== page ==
Over the last decade the Indian film industry has reinvented itself.
Do film critics need to do that too, asks Vanita Kohli-Khandekar.
Imtiaz Ali's Jab Harry Met Sejal is a funny, breezy film.
It takes you on a tour of Europe with Shah Rukh Khan and Anushka Sharma in an unusual story about the search for her engagement ring.
The first half grabs you and keeps you there, though the second sags a bit.
It was, however, an enjoyable watch and I walked out of the packed theatre smiling but puzzled.
Why had critics panned it so much?
Following the critics' lead, social media has been full of negative comments even while the film crossed Rs 100 crore in gross box office collections in its first weekend.
Not surprisingly, it is doing very well in the overseas market. Khan has a huge global fan base and over half the overseas revenues Indian films made in the last 20 years have come from the ones that star him.
This, however, is not about Jab Harry Met Sejal. But about the role of a film reviewer or film critic.
What is her/his job? How is it changing? Is s/he relevant?
And I should have liked the terribly over-rated Bajirao Mastani and Hindi Medium.
So who is a film critic?
While answering this question on Quora in 2016, Barbara L Baker, a PhD from USC Annenberg with an emphasis in Rhetoric and Film Studies, said there are three ways of critiquing films.
One is popularity or entertainment value. These reviews come from audiences posting comments or recommendations. Therefore, a successful film is one which earns a lot of money.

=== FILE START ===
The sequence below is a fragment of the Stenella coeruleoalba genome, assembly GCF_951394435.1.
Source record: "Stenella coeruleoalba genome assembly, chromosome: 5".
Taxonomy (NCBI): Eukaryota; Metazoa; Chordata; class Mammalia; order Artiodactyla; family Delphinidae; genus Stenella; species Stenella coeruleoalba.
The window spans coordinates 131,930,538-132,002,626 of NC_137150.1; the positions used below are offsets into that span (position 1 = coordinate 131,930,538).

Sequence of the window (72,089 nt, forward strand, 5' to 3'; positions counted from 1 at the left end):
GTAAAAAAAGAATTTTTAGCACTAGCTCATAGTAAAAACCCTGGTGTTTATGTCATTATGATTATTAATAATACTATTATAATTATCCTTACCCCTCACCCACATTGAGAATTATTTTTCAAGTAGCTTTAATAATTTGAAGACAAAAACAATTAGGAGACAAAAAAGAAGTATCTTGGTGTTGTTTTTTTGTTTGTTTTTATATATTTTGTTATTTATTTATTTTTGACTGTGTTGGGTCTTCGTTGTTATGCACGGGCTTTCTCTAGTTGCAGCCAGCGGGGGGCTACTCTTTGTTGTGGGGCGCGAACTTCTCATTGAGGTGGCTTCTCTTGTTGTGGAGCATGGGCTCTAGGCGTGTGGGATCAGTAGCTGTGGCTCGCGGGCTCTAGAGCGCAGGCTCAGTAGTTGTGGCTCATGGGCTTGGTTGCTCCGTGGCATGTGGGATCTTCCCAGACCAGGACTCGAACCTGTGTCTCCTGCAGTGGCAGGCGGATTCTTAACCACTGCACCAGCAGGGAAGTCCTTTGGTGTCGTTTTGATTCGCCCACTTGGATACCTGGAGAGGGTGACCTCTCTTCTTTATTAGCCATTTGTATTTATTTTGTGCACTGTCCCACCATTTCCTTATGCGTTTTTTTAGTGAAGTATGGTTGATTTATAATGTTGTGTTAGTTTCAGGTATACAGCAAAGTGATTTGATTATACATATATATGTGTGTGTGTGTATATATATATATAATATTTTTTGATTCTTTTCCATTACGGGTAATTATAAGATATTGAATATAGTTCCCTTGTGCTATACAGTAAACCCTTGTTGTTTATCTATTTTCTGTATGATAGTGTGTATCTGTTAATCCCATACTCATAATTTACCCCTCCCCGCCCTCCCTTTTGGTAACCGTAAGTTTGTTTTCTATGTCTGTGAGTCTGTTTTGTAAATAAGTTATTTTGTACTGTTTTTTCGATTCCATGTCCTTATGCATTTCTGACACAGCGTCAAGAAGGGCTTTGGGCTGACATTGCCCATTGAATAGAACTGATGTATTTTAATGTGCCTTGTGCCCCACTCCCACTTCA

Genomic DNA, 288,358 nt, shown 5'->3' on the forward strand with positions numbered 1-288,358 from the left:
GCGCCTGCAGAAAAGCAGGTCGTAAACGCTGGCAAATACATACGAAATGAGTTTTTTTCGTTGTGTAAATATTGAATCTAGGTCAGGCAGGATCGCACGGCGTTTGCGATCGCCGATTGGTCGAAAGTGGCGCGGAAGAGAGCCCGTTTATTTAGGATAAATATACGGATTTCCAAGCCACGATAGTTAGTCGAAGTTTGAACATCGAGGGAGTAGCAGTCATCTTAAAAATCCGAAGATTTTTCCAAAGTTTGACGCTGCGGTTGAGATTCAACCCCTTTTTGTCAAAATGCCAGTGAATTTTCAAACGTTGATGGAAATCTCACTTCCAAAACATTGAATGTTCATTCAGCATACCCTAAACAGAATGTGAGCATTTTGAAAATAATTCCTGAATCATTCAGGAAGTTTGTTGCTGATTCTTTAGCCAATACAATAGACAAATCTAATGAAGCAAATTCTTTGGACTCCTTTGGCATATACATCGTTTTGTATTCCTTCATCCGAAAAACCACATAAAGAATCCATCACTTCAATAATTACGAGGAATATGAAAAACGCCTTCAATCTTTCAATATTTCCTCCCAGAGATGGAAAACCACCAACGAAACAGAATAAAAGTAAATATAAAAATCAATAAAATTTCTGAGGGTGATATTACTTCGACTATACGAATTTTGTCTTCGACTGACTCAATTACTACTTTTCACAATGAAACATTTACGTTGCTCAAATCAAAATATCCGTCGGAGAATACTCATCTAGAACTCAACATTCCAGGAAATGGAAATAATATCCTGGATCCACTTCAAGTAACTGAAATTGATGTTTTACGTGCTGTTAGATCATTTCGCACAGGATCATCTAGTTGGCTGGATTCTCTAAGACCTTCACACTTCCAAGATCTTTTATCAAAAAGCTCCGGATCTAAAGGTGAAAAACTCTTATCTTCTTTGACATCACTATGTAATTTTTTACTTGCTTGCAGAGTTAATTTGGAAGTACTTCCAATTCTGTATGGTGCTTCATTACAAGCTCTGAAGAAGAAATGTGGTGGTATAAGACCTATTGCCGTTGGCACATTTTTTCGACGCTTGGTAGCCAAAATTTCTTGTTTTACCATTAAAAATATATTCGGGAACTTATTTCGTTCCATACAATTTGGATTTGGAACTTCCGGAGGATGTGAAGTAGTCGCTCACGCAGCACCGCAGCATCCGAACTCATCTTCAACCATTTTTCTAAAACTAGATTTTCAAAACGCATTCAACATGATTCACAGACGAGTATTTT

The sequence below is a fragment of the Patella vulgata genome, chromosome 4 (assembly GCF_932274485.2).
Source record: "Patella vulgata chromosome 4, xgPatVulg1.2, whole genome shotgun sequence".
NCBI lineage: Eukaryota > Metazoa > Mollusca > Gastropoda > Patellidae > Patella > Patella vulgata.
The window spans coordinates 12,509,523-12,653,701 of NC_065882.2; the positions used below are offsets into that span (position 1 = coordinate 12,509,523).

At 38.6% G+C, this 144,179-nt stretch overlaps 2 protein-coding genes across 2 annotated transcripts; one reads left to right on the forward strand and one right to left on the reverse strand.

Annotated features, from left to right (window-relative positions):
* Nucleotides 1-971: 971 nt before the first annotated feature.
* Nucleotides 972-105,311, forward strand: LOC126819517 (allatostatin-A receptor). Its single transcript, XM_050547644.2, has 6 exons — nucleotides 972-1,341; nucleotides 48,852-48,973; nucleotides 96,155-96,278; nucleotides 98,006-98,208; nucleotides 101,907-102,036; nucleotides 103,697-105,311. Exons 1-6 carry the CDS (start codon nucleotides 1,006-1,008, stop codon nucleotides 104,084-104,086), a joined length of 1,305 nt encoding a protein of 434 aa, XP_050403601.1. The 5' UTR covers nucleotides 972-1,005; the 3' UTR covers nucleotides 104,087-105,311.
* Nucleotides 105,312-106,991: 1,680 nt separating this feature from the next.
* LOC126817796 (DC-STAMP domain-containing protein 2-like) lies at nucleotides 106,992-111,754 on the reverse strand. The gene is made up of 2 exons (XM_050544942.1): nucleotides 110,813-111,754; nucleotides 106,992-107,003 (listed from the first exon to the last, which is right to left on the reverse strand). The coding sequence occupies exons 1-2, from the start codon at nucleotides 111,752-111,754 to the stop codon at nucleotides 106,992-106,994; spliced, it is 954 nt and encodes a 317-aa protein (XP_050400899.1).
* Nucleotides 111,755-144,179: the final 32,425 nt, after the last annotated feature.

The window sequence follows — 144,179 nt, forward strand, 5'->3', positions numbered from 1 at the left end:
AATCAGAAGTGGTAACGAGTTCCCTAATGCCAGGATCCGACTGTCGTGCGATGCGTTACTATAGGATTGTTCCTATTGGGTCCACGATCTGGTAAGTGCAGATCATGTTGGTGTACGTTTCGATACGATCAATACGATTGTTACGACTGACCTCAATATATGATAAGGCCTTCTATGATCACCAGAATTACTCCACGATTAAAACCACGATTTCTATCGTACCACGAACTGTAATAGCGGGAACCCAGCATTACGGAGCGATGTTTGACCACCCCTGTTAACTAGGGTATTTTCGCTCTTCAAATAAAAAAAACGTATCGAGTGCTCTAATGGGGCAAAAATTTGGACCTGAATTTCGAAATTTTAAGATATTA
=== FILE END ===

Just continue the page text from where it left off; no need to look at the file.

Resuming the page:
The second, says Baker, are the quality measures used by professional film critics, who write for newspapers or magazines. They assess a film based on its originality, relevance to the audience or use of technique.
Did the film make me think, move me emotionally or express something new about the human condition, are the questions they ask. Their assessment is irrespective of popularity.
The third kind of critique, which uses analytical processes, is for research papers and academic work.
Clearly, a large part of the professional Indian critics' fraternity uses the second measure. They rarely go only by popularity. Societal context is not high on their agenda.
Anything with a traditional setting, say, Sooraj Barjatya's 2006 hit Vivah is termed regressive. Most are biased towards stories that have no closure or linear narrative or ones that are existential and dark.
But just like critics are entitled to their taste and opinion, so are audiences.
Where things get knotty is when either party makes a virtue of his or her taste. One of the few Anurag Kashyap movies I liked was Gangs of Wasseypur, a saga of hatred and rivalry across generations.
But when you leave the theatre you realise there was no story. My film critic friends, who had given the film great reviews, didn't agree. One promised to educate me in cinema appreciation.
Is there no middle ground where critics, audiences, popular cinema and market reality meet?
To be fair, there never are clear answers in a subjective discussion like this one. But here are a few anecdotes and facts.
For very long, popular Indian cinema was looked down upon by most Indian film critics. When academicians in the UK or US started studying it, appreciating its local idiom, several Indian ones woke up to the fact that 'song-based narratives' are intrinsic to the way we have told stories for centuries.
The fact is Indian cinema is among a handful across the world that has stood the might of Hollywood without State support or quotas. Remember, China doesn't allow more than 34 foreign films a year.
Indian films happily dominate the market without any protection. Over the last decade the business has changed dramatically, liberating the craft and helping create films such as Masaan and Badlapur among dozens of others.
The Indian film industry today is more relevant than ever before, marking India's soft power across the world.
Is it time then for critics to reinvent themselves, too?